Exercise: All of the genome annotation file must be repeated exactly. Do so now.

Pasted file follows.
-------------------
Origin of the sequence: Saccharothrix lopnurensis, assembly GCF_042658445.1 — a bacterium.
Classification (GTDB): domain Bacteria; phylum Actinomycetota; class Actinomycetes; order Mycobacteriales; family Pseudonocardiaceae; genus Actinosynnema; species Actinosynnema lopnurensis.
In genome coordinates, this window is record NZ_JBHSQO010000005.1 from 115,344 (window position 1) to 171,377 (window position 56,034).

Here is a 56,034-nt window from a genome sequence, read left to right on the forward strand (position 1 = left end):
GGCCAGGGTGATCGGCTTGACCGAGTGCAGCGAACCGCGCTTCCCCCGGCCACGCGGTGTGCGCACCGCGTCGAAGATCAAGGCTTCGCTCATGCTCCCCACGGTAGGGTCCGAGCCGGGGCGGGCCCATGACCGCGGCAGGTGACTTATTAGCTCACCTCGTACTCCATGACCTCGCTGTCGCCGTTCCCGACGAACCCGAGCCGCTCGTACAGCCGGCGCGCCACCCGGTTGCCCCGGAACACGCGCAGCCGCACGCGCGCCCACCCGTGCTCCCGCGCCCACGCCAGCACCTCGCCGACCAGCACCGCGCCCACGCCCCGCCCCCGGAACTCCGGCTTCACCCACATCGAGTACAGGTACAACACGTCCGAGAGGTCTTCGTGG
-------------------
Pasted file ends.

Origin of the sequence: Saccharothrix lopnurensis, assembly GCF_042658445.1 — a bacterium.
Classification (GTDB): domain Bacteria; phylum Actinomycetota; class Actinomycetes; order Mycobacteriales; family Pseudonocardiaceae; genus Actinosynnema; species Actinosynnema lopnurensis.
In genome coordinates, this window is record NZ_JBHSQO010000005.1 from 115,344 (window position 1) to 171,377 (window position 56,034).

Here is a 56,034-nt window from a genome sequence, read left to right on the forward strand (position 1 = left end):
GGCCAGGGTGATCGGCTTGACCGAGTGCAGCGAACCGCGCTTCCCCCGGCCACGCGGTGTGCGCACCGCGTCGAAGATCAAGGCTTCGCTCATGCTCCCCACGGTAGGGTCCGAGCCGGGGCGGGCCCATGACCGCGGCAGGTGACTTATTAGCTCACCTCGTACTCCATGACCTCGCTGTCGCCGTTCCCGACGAACCCGAGCCGCTCGTACAGCCGGCGCGCCACCCGGTTGCCCCGGAACACGCGCAGCCGCACGCGCGCCCACCCGTGCTCCCGCGCCCACGCCAGCACCTCGCCGACCAGCACCGCGCCCACGCCCCGCCCCCGGAACTCCGGCTTCACCCACATCGAGTACAGGTACAACACGTCCGAGAGGTCTTCGTGG